I guess I was expecting something a little more profound. The Sessions is the story of Mark O'Brien (John Hawkes), a severely disabled middle-aged man kept alive by an iron lung who hires a a professional sex surrogate to make a man out of him. Helen Hunt, who seems to rocket back in to Oscar contention every couple of years after you almost forget she exists, plays the surrrogate, Cheryl.
Hunt's performance earned her a Best Supporting Actress nod at this year's Academy Awards, and it seems like she may have a good chance of winning. This is the first bit of hype that I just didn't quite understand about this film. To me, there was little about her performance that stood out as award-worthy, except for a pretty ragged New England accent that veers into Razzie territory. Hunt played a character she has many times -- the ADULT WOMAN who cajoles the best out of an emotionally stunted male -- and did little to distinguish herself in that role.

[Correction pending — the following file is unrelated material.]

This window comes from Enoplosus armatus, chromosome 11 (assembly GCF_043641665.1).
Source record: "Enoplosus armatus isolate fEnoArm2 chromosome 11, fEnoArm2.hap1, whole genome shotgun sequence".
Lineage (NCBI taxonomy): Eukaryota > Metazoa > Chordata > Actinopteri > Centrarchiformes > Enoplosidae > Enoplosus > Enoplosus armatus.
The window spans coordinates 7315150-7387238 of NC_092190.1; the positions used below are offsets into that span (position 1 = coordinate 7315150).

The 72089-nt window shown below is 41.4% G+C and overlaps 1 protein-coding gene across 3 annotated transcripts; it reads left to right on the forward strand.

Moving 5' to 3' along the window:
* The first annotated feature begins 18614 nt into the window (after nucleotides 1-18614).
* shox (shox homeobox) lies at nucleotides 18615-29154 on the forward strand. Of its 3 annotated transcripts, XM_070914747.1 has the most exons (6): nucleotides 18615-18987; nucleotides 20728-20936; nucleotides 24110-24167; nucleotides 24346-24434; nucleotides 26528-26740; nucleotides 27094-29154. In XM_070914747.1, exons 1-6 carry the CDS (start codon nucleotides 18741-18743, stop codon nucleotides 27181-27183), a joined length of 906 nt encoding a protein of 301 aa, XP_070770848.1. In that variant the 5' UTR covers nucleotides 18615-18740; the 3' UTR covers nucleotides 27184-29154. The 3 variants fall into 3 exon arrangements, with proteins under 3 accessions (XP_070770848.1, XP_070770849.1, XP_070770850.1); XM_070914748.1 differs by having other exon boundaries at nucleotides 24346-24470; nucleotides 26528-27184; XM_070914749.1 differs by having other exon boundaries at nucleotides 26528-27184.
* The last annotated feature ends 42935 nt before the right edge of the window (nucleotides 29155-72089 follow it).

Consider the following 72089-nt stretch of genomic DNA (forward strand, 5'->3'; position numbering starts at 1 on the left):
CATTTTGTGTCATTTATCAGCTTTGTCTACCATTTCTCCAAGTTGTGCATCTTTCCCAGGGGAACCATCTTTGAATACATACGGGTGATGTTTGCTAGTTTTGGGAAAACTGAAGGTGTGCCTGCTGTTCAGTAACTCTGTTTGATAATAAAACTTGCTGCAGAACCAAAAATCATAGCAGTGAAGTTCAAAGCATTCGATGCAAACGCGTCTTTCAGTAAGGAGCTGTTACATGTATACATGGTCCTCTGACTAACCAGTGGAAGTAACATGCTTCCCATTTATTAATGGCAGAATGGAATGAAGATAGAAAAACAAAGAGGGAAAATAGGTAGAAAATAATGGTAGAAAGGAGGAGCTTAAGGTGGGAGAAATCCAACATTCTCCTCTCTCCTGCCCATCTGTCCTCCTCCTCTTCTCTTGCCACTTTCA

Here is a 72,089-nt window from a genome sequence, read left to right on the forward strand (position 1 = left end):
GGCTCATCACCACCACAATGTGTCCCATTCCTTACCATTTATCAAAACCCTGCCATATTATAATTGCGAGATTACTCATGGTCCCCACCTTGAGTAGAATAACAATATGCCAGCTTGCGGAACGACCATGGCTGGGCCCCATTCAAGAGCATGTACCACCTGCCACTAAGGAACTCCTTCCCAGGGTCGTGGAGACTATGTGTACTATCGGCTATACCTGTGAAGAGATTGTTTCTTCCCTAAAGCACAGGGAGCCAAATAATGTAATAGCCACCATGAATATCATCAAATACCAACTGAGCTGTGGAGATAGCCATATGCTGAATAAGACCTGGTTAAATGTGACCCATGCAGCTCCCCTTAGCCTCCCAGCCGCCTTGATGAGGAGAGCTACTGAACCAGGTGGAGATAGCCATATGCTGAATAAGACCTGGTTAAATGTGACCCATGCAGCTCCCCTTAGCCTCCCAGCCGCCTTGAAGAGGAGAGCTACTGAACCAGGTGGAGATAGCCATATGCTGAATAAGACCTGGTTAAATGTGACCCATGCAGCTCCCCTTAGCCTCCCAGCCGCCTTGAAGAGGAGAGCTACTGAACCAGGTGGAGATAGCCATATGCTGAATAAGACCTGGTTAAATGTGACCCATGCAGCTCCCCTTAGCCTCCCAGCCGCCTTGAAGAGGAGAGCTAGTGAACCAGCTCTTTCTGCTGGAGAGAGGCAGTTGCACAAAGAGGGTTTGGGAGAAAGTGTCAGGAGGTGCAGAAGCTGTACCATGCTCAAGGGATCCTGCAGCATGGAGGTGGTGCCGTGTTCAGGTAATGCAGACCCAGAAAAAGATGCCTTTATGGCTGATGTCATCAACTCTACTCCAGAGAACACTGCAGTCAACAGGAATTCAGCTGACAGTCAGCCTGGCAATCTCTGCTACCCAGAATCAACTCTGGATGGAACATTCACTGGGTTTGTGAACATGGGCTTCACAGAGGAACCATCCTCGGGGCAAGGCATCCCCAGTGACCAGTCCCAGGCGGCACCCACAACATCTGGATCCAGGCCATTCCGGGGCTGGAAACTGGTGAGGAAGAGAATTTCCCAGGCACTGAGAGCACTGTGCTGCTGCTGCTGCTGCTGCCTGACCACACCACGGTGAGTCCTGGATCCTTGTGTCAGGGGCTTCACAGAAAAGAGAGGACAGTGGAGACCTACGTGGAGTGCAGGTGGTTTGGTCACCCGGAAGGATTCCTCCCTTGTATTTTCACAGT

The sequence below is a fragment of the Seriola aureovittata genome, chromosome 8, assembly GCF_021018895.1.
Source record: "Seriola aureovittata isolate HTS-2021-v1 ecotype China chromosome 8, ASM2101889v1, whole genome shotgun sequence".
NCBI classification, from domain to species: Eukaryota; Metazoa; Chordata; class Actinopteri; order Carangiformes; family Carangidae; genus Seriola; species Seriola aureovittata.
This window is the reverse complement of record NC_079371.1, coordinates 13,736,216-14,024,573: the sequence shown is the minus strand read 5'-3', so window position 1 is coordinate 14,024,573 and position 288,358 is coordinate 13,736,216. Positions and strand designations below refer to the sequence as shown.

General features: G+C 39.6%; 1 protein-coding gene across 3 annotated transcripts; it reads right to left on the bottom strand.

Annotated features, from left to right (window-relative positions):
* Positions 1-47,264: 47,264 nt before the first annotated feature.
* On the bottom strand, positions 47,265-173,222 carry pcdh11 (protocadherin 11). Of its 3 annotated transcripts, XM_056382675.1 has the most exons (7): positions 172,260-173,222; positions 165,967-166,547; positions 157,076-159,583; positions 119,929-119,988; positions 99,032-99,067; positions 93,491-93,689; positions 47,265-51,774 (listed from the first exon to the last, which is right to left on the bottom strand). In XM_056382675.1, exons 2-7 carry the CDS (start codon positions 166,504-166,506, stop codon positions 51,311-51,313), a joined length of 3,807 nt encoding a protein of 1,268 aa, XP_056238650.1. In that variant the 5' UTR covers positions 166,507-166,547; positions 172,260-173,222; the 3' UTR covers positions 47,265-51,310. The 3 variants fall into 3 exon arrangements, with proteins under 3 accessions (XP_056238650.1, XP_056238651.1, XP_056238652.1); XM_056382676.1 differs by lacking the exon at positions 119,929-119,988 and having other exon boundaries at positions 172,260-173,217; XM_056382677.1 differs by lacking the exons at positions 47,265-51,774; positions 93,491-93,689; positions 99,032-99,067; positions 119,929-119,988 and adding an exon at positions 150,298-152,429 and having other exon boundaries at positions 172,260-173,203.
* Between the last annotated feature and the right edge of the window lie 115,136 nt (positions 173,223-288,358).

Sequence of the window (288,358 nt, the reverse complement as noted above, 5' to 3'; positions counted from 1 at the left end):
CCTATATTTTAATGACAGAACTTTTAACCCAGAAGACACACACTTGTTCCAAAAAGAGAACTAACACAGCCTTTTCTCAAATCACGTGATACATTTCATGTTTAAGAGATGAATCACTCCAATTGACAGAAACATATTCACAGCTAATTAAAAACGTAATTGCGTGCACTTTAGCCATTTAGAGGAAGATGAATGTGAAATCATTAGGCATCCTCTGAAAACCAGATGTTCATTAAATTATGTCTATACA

The second bit of hype was the notion that this was somehow a deeper and more honest examination of human sexuality than has been seen many times. The Sessions did not pass muster in this regard, either, though I'm not sure any film which the MPAA gave a non-NC-17 rating to would actually be capable of fitting the bill. Much is made of O'Brien's Catholicism in the film; his religion is a major hurdle to clear before he ever even meets with Cheryl, and his humorous relationship with Father Brendan (William H. Macy) is nearly as important as his connection with Cheryl. There is even a Holy Trinity of women.
In this sense, The Sessions is more about the awkward relationship we have with religion -- how it informs so much of what we do -- than it is about sexual behavior. In taking this turn, it becomes much less daring and trailblazing, though not significantly less enjoyable.